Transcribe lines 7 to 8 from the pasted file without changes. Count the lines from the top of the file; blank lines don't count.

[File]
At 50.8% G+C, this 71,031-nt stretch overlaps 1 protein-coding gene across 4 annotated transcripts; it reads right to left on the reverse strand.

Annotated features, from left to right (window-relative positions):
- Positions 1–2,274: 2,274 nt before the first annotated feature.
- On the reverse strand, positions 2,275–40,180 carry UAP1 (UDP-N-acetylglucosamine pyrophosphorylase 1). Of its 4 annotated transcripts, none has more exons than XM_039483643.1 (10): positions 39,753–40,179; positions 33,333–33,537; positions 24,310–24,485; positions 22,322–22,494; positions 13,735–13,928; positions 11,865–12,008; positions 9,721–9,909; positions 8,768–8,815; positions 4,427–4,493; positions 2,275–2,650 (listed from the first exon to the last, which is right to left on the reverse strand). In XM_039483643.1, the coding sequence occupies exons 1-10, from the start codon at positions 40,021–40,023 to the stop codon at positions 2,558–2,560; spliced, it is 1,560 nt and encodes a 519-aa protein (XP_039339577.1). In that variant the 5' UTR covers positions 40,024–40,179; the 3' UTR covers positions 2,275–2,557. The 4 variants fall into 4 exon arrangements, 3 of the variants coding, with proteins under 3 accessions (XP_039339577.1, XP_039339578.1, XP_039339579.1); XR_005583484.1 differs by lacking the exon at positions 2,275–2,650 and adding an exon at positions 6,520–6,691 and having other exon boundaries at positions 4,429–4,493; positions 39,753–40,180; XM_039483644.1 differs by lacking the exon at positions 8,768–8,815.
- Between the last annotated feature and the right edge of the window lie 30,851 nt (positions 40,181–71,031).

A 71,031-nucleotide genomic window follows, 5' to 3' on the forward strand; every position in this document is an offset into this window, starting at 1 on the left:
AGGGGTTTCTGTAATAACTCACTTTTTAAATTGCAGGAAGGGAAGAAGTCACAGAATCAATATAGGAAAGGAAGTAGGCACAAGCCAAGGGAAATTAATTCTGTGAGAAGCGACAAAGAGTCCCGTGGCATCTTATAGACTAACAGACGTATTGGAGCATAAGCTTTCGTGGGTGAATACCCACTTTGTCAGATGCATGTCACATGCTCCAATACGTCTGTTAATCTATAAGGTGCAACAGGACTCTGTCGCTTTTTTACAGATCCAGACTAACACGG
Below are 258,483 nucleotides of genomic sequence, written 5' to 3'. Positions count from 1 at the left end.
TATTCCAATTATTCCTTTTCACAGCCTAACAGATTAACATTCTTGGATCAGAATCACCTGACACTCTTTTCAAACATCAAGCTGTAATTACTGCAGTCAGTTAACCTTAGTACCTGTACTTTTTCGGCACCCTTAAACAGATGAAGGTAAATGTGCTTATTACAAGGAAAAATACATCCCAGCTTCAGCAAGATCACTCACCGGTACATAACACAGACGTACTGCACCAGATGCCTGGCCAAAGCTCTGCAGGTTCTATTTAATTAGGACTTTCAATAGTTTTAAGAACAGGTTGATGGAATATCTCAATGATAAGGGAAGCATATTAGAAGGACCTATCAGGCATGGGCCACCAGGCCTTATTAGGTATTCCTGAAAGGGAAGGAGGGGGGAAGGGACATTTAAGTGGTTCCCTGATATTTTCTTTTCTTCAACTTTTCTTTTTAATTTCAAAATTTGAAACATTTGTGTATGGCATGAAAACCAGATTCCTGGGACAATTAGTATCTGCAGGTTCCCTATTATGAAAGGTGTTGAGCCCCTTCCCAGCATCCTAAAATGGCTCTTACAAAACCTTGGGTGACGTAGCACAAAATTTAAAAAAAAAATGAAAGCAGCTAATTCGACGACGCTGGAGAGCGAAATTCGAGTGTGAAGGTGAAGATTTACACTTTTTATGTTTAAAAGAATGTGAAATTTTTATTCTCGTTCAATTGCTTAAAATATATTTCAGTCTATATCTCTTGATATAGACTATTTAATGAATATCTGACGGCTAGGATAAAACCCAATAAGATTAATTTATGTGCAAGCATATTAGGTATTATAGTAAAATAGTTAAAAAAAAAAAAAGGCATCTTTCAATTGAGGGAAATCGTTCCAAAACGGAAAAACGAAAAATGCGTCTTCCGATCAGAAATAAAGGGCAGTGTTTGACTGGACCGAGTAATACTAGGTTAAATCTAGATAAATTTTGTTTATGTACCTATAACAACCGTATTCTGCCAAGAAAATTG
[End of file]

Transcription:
AGGGGTTTCTGTAATAACTCACTTTTTAAATTGCAGGAAGGGAAGAAGTCACAGAATCAATATAGGAAAGGAAGTAGGCACAAGCCAAGGGAAATTAATTCTGTGAGAAGCGACAAAGAGTCCCGTGGCATCTTATAGACTAACAGACGTATTGGAGCATAAGCTTTCGTGGGTGAATACCCACTTTGTCAGATGCATGTCACATGCTCCAATACGTCTGTTAATCTATAAGGTGCAACAGGACTCTGTCGCTTTTTTACAGATCCAGACTAACACGG
Below are 258,483 nucleotides of genomic sequence, written 5' to 3'. Positions count from 1 at the left end.